The thesis investigates mechanisms of how the food trading system of Bangkok has evolved since the period of Colonialism, and how it influences the production of architectural and urban space. European imperialist forces saw it as one of their extended territories, which Lefebvre described as a ‘space of accumulation’ by the European Empire. In resistance to the capitalist economy, the cooperative system which emerged in the twentieth century empowered farmers and allowed them to compete within the capitalist market structure
The thesis focuses on the market hall building that plays a socio-economic role in organising trading activities in the urban space. The analysis of case studies of Thailand’s market halls regulated by the municipality shows the patterns of normalisation that render processes of trading into generic standards removed from the concerns of the everyday activities of the traders. The research recognise specific activities of the market vendors and becomes instrumental to challenge current assumptions.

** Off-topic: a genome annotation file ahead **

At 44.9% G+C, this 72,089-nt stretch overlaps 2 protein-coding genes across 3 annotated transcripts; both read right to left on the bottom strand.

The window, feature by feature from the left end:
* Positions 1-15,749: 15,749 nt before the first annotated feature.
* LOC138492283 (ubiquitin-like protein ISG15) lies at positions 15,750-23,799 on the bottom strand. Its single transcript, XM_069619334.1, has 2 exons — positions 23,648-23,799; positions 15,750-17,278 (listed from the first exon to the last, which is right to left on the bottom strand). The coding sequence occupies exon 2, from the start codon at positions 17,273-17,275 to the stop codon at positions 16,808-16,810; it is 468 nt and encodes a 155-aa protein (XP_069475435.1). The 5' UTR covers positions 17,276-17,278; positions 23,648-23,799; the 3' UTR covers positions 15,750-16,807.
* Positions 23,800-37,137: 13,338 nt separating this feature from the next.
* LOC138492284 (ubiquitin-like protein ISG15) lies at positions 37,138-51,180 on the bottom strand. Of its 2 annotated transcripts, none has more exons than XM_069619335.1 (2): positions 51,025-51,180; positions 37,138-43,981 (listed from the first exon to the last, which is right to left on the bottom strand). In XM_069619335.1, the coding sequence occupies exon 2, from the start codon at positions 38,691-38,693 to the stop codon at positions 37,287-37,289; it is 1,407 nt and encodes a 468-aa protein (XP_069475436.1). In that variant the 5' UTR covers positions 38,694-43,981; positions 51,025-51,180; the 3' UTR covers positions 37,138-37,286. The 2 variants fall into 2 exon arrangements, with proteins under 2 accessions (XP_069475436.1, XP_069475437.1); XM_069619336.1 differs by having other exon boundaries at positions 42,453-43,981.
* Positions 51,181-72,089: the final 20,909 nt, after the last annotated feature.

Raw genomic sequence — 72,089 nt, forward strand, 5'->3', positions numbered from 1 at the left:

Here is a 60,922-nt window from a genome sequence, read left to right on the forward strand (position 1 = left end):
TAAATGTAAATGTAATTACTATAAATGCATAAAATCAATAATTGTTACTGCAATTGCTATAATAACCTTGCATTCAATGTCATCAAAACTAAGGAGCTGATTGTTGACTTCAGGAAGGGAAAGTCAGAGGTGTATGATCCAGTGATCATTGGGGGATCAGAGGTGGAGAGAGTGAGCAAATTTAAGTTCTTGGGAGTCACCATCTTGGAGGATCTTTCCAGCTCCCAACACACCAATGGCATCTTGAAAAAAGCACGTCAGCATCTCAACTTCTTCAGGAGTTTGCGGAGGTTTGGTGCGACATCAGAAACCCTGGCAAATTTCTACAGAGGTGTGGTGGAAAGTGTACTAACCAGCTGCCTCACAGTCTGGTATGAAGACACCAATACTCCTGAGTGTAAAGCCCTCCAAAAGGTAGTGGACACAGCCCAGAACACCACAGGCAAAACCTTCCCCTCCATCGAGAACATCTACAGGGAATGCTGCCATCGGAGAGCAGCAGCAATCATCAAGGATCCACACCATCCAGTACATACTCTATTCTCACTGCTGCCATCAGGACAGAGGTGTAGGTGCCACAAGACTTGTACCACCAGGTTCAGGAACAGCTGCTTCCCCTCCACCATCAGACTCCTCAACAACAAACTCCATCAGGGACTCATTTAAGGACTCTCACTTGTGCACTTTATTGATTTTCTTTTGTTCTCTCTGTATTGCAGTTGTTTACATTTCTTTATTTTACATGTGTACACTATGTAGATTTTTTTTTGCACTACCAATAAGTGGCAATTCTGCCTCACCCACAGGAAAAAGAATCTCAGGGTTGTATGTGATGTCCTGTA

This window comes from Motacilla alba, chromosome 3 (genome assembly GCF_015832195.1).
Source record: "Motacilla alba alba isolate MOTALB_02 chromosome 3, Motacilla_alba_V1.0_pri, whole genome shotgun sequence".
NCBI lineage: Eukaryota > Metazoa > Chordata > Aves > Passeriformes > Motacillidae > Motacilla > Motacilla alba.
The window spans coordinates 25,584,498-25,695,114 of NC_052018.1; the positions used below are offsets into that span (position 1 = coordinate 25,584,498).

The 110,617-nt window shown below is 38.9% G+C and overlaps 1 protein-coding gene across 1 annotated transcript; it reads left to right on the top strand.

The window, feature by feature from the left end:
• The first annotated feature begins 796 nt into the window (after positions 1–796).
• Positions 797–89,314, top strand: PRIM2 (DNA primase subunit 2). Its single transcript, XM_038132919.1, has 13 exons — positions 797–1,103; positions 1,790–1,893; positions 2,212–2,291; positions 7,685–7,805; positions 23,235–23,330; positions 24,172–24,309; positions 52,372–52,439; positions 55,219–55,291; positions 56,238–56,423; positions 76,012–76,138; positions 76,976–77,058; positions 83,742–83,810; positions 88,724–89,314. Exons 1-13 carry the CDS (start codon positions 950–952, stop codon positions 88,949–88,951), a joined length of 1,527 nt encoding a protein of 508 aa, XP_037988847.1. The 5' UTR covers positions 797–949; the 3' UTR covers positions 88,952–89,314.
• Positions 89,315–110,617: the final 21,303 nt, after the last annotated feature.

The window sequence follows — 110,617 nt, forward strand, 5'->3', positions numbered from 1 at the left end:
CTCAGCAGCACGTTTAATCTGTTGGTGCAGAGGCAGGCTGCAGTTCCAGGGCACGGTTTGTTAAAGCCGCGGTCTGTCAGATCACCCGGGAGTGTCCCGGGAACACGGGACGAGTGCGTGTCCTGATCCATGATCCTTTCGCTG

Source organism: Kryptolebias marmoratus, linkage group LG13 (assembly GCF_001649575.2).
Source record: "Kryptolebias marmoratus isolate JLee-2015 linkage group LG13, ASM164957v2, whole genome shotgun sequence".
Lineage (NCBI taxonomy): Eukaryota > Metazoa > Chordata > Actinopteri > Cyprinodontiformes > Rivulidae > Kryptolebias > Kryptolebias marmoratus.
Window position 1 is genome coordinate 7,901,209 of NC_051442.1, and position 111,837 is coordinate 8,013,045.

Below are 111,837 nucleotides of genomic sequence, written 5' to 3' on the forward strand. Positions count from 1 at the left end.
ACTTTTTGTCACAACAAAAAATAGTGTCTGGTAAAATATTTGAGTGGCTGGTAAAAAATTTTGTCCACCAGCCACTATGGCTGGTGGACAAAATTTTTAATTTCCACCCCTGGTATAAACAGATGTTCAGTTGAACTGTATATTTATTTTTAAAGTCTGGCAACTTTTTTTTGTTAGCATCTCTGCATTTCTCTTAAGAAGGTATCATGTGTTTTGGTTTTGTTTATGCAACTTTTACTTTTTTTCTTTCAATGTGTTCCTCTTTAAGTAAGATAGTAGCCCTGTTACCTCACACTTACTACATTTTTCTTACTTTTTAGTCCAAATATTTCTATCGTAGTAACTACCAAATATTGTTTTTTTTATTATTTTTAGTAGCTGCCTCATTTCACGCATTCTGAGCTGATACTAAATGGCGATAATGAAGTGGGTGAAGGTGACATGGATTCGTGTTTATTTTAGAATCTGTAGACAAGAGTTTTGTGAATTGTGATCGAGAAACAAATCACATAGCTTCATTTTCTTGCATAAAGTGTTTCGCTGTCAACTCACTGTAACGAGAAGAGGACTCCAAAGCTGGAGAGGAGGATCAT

The project proposed by this dissertation is a system of welfare infrastructure, including food, care, health and education services, provided by the cooperative solidarity networks that operate within the territories of the city. This agglomeration of programs reconnects previously segregated activities and brings them into new adjacency and synchronicity, aiming to enhance both collective identities and relations among different groups of people.
Project diagram, organisation, management, aims and objectives.
Project axonometric drawing.
Project views: the market and the open air areas.
Read the whole dissertation here.